Released May 1st

What Should Be WildWhat Should Be Wild

by 

Julia Fine

“Delightful and darkly magical. Julia Fine has written a beautiful modern myth, a coming-of-age story for a girl with a worrisome power over life and death. I loved it.”  —Audrey Niffenegger, author of The Time Traveler’s Wife and Her Fearful Symmetry

In this darkly funny, striking debut, a highly unusual young woman must venture into the woods at the edge of her home to remove a curse that has plagued the women in her family for millennia—an utterly original novel with all the mesmerizing power of The Tiger’s Wife, The Snow Child, and Swamplandia!

Cursed. Maisie Cothay has never known the feel of human flesh: born with the power to kill or resurrect at her slightest touch, she has spent her childhood sequestered in her family’s manor at the edge of a mysterious forest. Maisie’s father, an anthropologist who sees her as more experiment than daughter, has warned Maisie not to venture into the wood. Locals talk of men disappearing within, emerging with addled minds and strange stories. What he does not tell Maisie is that for over a millennium her female ancestors have also vanished into the wood, never to emerge—for she is descended from a long line of cursed women.

But one day Maisie’s father disappears, and Maisie must venture beyond the walls of her carefully constructed life to find him. Away from her home and the wood for the very first time, she encounters a strange world filled with wonder and deception. Yet the farther she strays, the more the wood calls her home. For only there can Maisie finally reckon with her power and come to understand the wildest parts of herself.

Released May 8th


Dad Jokes? I Think You Mean Rad Jokes! Review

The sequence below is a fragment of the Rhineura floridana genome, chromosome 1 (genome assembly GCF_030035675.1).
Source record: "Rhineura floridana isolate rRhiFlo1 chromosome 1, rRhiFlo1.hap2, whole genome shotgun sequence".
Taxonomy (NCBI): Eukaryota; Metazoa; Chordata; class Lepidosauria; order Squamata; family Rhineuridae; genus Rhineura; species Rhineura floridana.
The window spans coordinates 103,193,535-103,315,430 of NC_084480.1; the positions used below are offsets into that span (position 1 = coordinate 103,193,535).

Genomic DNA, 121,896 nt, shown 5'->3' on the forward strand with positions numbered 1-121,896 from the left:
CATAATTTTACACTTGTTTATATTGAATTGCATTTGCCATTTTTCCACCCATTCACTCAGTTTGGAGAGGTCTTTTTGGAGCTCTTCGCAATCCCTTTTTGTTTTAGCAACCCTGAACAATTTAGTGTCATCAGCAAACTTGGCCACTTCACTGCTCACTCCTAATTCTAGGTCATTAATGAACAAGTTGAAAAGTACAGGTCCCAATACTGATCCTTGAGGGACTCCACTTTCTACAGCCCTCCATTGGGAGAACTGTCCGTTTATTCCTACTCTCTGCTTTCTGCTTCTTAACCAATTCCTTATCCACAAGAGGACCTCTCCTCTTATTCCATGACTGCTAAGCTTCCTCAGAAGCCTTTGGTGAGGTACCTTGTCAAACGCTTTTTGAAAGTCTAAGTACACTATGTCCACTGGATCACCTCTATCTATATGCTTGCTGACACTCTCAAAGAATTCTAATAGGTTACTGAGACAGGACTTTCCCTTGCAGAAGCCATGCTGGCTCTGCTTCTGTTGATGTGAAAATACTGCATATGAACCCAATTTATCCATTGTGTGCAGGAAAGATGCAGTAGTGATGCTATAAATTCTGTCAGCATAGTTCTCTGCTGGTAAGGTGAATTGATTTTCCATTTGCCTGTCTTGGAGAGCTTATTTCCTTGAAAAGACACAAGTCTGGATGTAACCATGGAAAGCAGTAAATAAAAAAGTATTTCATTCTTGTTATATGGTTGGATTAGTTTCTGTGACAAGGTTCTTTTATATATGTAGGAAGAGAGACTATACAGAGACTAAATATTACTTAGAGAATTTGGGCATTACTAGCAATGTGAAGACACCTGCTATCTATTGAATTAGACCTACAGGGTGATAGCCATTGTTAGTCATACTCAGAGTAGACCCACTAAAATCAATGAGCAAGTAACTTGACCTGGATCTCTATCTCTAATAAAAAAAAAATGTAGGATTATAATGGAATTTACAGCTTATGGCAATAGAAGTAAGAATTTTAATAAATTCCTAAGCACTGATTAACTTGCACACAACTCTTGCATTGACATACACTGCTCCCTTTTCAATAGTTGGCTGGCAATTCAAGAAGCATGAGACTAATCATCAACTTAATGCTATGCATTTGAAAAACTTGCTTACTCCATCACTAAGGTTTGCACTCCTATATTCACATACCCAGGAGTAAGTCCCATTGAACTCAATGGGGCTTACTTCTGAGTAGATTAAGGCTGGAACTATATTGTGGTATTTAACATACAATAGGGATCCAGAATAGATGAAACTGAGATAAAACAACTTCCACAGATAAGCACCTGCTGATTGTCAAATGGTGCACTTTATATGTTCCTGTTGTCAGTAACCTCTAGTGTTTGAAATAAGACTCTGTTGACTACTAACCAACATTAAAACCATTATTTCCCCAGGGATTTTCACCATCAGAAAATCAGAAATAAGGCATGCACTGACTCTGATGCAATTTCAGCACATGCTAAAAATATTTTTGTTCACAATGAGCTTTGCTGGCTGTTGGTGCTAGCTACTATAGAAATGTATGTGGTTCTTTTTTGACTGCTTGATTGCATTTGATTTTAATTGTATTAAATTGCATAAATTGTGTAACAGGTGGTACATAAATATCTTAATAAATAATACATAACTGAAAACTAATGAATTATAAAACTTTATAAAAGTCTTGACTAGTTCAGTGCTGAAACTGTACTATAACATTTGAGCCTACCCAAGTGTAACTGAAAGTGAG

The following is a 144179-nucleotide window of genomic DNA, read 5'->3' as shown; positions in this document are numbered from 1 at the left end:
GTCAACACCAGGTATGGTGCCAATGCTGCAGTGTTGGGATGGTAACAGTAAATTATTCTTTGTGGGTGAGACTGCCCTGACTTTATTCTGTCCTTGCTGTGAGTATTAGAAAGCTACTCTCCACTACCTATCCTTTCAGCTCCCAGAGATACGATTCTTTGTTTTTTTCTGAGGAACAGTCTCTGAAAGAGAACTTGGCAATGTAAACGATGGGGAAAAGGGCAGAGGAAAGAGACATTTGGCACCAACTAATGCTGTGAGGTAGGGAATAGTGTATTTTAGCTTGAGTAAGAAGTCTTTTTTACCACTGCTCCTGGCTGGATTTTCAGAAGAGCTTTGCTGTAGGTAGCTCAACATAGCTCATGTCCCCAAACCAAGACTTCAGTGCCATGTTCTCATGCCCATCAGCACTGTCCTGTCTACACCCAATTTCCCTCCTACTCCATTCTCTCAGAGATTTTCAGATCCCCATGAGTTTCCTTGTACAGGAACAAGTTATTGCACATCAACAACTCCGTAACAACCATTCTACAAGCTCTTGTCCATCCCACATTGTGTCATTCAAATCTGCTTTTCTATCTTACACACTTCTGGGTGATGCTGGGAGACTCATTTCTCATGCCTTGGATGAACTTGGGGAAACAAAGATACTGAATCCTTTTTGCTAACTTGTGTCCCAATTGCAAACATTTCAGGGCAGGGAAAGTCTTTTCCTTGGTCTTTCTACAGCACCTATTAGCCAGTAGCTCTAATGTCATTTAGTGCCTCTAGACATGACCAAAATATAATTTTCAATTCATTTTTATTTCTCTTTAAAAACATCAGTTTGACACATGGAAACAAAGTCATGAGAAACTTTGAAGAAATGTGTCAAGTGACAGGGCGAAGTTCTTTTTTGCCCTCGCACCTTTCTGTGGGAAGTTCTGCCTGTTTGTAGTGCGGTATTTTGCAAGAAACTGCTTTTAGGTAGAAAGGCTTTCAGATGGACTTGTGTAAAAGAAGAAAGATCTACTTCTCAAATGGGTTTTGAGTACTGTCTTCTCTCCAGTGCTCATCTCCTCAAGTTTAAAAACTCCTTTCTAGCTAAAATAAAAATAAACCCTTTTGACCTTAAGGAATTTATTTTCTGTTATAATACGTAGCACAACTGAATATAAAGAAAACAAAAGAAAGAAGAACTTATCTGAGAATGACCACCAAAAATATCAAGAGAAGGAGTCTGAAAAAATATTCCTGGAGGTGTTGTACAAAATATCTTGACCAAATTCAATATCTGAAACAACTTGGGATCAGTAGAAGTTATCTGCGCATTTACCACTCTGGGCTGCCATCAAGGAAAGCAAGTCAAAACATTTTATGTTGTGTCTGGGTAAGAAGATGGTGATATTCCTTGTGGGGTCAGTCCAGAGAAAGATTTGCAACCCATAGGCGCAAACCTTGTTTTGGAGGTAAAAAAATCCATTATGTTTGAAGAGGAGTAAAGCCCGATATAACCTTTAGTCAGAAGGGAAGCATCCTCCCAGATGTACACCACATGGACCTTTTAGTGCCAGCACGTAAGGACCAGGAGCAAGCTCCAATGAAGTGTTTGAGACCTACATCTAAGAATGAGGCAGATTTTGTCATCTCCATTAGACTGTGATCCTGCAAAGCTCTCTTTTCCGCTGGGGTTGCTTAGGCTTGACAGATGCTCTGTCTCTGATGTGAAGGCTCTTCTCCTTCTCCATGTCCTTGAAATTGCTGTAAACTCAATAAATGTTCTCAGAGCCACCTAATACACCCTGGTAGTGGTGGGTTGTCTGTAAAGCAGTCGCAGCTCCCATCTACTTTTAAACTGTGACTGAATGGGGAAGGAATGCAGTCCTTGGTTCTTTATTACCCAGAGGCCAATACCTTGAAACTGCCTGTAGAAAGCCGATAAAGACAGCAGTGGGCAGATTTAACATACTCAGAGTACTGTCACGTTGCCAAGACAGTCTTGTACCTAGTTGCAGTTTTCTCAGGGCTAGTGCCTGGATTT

Dad Jokes? I Think You Mean Rad Jokes!Title: Dad Jokes? I Think You Mean Rad Jokes!
 
Author: Elias Hill
 
Genre: Humor
 
Series: n/a
 
Goodreads Rating: 3.42/5
 
 
Synopsis: Dad jokes. They’re not regular jokes. In fact, if a dad jokes make you bust out laughing, then there is something wrong. Dad jokes are intended to be bad. Eyerolling, groaning bad. Dad jokes are clever and dad jokes are punny, but dad jokes are mostly for dad’s enjoyment, not the people around him.

Here is a list of groups who probably won’t be into dad jokes so much:

moms
aunts
pets
waitstaff
cashiers
Oprah’s book club members
teachers
carnival workers
royalty
But hey, if you’re in one of the above-mentioned groups and get dad jokes and love dad jokes then forget all that. Why not pick up a copy of Dad Jokes? I Think You Mean Rad Jokes! today and share some dad jokes with the victims nearest you.

How did the blacksmith get out of the haunted house? He made a bolt for the door!

That one is for free!

Dad jokes? I think you mean rad jokes!

buy now on Book Depository
 
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What I thought about the book:

Image and video hosting by TinyPic

Some of the jokes were just eye rolls but some were actually pretty funny. The majority are presented in a question and answer format that didn’t quite suit this style of a joke. I think an anecdotal format would work better. I was familiar with some of them already as well and the artwork and presentation gave the impression that little effort went into making the book.
But it gave me a few giggles so it gets 3 stars.

 
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My Rating: 3 star review

New Releases April part 1

CirceCirce

by Madeline Miller

In the house of Helios, god of the sun and mightiest of the Titans, a daughter is born. But Circe is a strange child–not powerful, like her father, nor viciously alluring like her mother. Turning to the world of mortals for companionship, she discovers that she does possess power–the power of witchcraft, which can transform rivals into monsters and menace the gods themselves.

Threatened, Zeus banishes her to a deserted island, where she hones her occult craft, tames wild beasts and crosses paths with many of the most famous figures in all of mythology, including the Minotaur, Daedalus and his doomed son Icarus, the murderous Medea, and, of course, wily Odysseus.